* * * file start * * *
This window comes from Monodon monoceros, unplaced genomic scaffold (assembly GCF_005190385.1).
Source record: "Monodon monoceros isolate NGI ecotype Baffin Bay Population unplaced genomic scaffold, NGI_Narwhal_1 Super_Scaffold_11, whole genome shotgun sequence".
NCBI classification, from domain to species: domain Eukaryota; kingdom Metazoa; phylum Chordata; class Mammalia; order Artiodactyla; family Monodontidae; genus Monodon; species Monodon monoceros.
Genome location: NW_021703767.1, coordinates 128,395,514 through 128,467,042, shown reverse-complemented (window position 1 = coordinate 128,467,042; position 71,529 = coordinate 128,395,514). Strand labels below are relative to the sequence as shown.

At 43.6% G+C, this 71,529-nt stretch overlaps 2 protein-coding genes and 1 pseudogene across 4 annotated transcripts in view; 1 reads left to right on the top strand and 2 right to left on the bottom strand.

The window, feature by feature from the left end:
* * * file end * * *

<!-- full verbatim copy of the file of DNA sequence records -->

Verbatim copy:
This window comes from Monodon monoceros, unplaced genomic scaffold (assembly GCF_005190385.1).
Source record: "Monodon monoceros isolate NGI ecotype Baffin Bay Population unplaced genomic scaffold, NGI_Narwhal_1 Super_Scaffold_11, whole genome shotgun sequence".
NCBI classification, from domain to species: domain Eukaryota; kingdom Metazoa; phylum Chordata; class Mammalia; order Artiodactyla; family Monodontidae; genus Monodon; species Monodon monoceros.
Genome location: NW_021703767.1, coordinates 128,395,514 through 128,467,042, shown reverse-complemented (window position 1 = coordinate 128,467,042; position 71,529 = coordinate 128,395,514). Strand labels below are relative to the sequence as shown.

At 43.6% G+C, this 71,529-nt stretch overlaps 2 protein-coding genes and 1 pseudogene across 4 annotated transcripts in view; 1 reads left to right on the top strand and 2 right to left on the bottom strand.

The window, feature by feature from the left end: